However, the Septuagint was used as a basis for the ‘Old Latin’ version of the Bible (the Vulgate). This in turn was used by Augustine (among others), who felt obliged to embrace a formed/unformed duality. The popularity of his commentaries kept that version of Exodus 21:22-25 alive. Yet it did not change people’s thinking that deliberate destruction of an unborn child was wrong. Indeed Augustine himself “disapproved of the abortion of both the vivified and unvivified fetus, but distinguished between the two”. As I’ve argued, this distinction is based on a misunderstanding of Exodus 21:22-25. But however you interpret it, this passage only refers to accidental injury. Therefore, it “cannot be used to imply support for the intentional destruction of human life in abortion”.
Furthermore, despite an acknowledged lack of understanding of the process involved in embryological development (see Eccl 11:5), the link between conception and birth was clearly understood in biblical times:
Adam knew Eve his wife, and she conceived and bore Cain… (Gen 4:1)
…an angel of the Lord appeared to him in a dream, saying, “Joseph, son of David, do not fear to take Mary as your wife, for that which is conceived in her is from the Holy Spirit. She will bear a son, and you shall call his name Jesus, for he will save his people from their sins.” (Matt 1:20-21)
Indeed, a strong argument for the importance of the nascent human comes from the incarnation of Jesus. It is clear from the Gospels that Jesus’ human existence commenced at his conception. This was certainly the understanding of the early Christian church. As John the Baptist’s prenatal life is similarly described, Jesus’ prenatal life cannot be attributed to his divinity. If Jesus assumed human nature at the point of conception, it follows that all human existence commences at conception.
Luke’s account of the meeting between Mary and Elizabeth in Luke 1 is interesting in this regard. Mary had just been visited by the angel Gabriel, and was in early pregnancy when she hurried to visit her relative Elizabeth, who was 6 months pregnant with John the Baptist:
And when Elizabeth heard the greeting of Mary, the baby leaped in her womb. And Elizabeth was filled with the Holy Spirit, and she exclaimed with a loud cry, “Blessed are you among women, and blessed is the fruit of your womb! And why is this granted to me that the mother of my Lord should come to me? For behold, when the sound of your greeting came to my ears, the baby in my womb leaped for joy.” (Luke 1:41-44)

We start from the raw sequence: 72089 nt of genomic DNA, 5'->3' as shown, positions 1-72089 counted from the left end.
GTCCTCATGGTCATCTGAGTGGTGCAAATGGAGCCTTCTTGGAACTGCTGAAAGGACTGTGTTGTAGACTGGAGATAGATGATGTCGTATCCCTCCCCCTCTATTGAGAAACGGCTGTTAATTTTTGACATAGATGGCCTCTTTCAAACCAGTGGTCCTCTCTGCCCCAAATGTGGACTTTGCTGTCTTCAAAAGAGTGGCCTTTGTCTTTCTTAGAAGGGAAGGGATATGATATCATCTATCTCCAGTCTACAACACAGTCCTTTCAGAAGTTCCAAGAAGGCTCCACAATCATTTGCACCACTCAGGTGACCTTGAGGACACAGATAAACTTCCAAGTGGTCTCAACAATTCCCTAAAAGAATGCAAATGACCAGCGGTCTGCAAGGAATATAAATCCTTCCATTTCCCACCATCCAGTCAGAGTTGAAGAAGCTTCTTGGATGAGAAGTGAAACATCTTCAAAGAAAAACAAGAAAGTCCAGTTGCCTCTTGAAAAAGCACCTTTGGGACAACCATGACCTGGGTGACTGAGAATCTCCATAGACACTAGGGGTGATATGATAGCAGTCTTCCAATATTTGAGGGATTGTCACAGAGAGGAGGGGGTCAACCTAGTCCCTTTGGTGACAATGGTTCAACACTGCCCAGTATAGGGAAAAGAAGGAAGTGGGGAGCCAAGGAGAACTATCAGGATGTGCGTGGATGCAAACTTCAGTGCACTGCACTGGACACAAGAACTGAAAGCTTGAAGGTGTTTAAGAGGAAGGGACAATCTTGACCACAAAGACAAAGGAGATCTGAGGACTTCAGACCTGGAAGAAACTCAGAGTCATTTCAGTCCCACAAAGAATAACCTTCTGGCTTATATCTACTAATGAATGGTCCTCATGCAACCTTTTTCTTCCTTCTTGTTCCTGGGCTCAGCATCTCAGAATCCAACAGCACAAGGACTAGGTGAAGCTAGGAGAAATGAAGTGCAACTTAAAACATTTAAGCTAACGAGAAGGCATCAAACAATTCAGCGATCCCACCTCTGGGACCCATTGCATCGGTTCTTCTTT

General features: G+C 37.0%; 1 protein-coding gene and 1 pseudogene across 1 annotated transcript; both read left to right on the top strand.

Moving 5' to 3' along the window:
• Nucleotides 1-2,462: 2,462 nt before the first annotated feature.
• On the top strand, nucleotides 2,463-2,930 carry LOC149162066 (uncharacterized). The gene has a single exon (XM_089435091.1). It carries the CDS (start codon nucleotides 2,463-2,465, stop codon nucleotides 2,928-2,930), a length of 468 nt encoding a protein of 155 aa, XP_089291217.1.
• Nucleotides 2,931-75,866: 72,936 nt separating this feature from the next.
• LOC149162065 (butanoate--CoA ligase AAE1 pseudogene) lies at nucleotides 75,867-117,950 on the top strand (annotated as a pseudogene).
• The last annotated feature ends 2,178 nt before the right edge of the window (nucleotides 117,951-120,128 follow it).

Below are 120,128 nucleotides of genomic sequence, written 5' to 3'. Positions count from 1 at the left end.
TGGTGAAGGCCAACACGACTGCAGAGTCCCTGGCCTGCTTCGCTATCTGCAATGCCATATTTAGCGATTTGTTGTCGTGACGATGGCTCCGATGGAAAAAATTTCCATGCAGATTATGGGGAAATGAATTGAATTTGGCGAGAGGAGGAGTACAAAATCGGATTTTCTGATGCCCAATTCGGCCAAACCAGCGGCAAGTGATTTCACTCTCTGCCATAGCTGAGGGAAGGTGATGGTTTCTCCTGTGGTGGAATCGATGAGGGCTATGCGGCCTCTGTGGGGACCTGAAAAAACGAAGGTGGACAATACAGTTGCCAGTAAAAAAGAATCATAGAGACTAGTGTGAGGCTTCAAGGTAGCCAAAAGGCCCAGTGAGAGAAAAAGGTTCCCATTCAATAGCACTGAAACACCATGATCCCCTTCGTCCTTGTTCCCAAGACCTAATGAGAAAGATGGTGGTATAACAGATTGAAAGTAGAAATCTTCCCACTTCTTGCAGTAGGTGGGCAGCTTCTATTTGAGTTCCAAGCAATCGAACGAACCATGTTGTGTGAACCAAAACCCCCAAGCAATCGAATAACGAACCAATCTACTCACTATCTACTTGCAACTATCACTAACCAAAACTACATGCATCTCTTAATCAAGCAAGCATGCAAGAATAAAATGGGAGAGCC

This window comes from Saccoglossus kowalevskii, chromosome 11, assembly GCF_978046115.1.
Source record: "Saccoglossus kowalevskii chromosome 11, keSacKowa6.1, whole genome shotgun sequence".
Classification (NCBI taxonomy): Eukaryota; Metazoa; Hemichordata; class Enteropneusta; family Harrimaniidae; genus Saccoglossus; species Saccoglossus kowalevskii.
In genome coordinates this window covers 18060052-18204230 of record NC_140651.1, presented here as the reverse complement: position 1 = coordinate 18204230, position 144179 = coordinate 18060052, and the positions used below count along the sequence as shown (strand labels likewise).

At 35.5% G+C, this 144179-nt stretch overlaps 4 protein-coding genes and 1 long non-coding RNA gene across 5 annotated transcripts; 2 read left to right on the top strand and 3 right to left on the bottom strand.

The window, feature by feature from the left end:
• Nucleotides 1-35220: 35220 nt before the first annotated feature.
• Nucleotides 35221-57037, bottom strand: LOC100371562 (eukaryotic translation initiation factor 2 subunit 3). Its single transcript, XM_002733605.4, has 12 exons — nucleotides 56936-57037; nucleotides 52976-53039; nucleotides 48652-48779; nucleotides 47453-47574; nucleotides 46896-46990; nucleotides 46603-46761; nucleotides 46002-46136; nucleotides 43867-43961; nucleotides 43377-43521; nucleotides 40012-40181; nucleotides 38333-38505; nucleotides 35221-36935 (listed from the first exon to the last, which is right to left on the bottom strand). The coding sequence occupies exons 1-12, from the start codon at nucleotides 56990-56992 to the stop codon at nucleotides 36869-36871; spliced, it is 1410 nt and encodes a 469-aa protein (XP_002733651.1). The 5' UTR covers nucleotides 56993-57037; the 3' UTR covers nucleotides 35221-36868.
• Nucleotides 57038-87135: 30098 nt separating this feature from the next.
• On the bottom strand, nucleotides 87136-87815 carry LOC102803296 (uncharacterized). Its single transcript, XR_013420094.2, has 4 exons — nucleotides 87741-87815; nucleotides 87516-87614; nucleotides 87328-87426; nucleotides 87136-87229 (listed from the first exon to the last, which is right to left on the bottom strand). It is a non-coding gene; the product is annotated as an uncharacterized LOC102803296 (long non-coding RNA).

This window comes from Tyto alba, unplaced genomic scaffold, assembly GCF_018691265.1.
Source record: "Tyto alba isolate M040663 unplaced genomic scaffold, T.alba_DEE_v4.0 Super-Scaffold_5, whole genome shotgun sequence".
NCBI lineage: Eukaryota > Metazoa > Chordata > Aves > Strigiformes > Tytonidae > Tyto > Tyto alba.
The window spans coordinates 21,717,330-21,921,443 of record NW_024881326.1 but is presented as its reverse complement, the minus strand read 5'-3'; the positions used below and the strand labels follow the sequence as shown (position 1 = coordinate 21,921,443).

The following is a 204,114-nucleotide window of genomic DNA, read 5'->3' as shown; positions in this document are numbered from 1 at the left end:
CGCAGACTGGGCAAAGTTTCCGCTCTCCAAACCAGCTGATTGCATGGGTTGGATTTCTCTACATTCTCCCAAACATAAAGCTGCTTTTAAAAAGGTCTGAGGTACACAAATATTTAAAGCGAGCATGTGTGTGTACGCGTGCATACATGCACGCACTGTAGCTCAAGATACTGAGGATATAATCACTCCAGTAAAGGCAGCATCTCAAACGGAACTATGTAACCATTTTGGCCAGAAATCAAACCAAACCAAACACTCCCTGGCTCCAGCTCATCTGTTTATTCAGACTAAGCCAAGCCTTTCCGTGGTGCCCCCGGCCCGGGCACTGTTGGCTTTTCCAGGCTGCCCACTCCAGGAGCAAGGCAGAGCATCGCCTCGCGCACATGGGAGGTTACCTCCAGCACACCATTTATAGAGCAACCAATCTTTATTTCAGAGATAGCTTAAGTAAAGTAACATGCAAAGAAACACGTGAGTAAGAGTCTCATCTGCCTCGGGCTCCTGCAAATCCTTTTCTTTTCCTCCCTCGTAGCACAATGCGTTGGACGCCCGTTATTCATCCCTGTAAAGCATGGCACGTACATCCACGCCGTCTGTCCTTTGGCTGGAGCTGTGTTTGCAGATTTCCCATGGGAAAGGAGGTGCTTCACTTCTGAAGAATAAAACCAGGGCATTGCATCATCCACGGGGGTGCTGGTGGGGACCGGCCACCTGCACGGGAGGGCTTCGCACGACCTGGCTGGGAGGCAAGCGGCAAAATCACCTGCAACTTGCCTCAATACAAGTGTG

Luke is suggesting that Jesus and John, both in utero, were as present as Mary and Elizabeth at this meeting: John the Baptist is noted to have ‘recognized’ Jesus. Furthermore, the Greek word brephos, used to describe the unborn John, is the same word used later on to describe the baby Jesus (Luke 2:12) and also the little children who came to Jesus in Luke 18:15.
Luke’s account is also interesting because if Mary went to visit as soon as she received the news (“with haste”, v. 39), and given a journey of approximately one week, Jesus would have been a blastocyst (a 5-7 day old embryo) at the time Mary met Elizabeth, who acknowledged him as her Lord (v. 43).
There are Christians who have argued against this understanding. RJ Berry, an ecological geneticist awarded for his advocacy of the Christian faith in the world of science, argues that Psalm 139 cannot be used to argue for continuity except in retrospect by a rational being (i.e. ‘Since I know I am here now, I realize it was me in my mother’s womb’). He argues it is not legitimate to say that God is in relationship with every fetus and embryo created (including those lost early in development). He makes a point of saying that continuity can only apply to persons: